In a recent article in the New York Times here, it is alleged that Ugandan tabloid newspaper Red Pepper infringed the copyright of Denver David Robinson, the photographer behind the photographic project titled: “We Are Here: LGBTI in Uganda” which was published by The Advocate, an American L.G.B.T. magazine here.
From an intellectual property (IP) perspective, this blogger aims to discuss Robinson’s claim against Red Pepper and the extent to which the provisions of fair use under Ugandan copyright law would be applicable. In addition, this blogger will also consider the moral rights issues that may arise in this case.
Robinson, a gay man, explains that his photo essay of the LGBTI community in Uganda was a result of his stay in the East African country in 2012. His work featured the photographs of a dozen members of the community who told their stories. Although The Advocate has taken down Robinson’s work from its site, some of Robinson’s photographs can be viewed on the GLAAD site here.
On February 24, 2014, Ugandan President Yoweri Museveni signed Uganda’s Anti-Homosexuality Bill into law. This Bill was first introduced in 2009 by David Bahati, a Member of Parliament, with the intention of criminalising same-sex relations whereby a person considered as homosexual would receive the death penalty, or life imprisonment.
Robinson alleges that following this presidential assent, Red Pepper ran a series of stories aimed at “outing” LGBTI persons in Uganda and that these stories all used his photographs from The Advocate publication. He explains it thus:
The Red Pepper, published an article titled “Homosexuality Could Cause Mental Illness — Medics.” One of the photographs accompanying the article was one — also published by The Advocate — that I had taken at Uganda’s very first pride parade in 2012, showing two Ugandans with broad smiles. The Red Pepper had not contacted me or sought my permission.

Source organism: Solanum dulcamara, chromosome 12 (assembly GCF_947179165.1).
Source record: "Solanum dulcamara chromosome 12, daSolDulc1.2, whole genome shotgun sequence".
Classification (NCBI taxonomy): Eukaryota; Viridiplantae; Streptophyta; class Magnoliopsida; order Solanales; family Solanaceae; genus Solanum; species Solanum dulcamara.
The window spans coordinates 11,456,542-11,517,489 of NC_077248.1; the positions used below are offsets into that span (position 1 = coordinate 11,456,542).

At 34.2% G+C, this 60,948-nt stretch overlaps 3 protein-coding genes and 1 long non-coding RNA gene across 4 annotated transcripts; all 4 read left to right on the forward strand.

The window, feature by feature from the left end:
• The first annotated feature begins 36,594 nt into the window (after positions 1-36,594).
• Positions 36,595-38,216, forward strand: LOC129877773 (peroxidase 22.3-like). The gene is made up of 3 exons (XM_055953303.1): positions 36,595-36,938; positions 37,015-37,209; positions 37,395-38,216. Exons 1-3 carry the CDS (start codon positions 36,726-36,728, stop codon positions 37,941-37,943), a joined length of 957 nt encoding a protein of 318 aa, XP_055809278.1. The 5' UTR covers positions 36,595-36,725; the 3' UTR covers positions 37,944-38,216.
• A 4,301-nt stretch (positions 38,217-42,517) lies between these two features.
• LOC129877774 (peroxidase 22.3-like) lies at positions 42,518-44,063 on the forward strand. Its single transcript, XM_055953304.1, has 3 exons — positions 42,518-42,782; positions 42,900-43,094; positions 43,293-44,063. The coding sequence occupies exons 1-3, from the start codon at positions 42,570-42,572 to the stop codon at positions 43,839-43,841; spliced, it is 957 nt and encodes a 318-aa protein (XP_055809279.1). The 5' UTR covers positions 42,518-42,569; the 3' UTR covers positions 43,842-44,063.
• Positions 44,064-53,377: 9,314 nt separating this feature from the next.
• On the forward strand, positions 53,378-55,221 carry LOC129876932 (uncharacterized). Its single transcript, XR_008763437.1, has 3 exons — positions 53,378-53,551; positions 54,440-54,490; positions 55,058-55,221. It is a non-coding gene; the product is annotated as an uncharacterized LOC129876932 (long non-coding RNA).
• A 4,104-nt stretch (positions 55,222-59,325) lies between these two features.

On many days since, similar stories and photographs have been published. The worst for me and my activist friends came on Feb. 28, when the Red Pepper reprinted — again, without permission — a version of my photo essay for The Advocate. The feature was retitled “Top Ugandan Gays Speak Out: How We Became Homos.”
With regard to the copyrightability of Robinson’s photo essay, Uganda’s Copyright and Neighbouring Rights Act, 2006 is identical to Kenya Copyright Act, 2001. Both Acts provide that Robinson’s work is eligible for copyright as both an artistic and a literary work.
The next step for Robinson is to establish that there is an objective similarity between his original work and the work published by Red Pepper. In this regard, Robinson says:
“Although the Ugandan participants and I knew that the photos and stories might someday be used against us, we never thought the entire project would be stolen wholesale.”
This wholesale theft alleged by Robinson would sufficiently be proved by a side-by-side comparison between the photographs published by tabloid and those taken by Robinson for publication in The Advocate.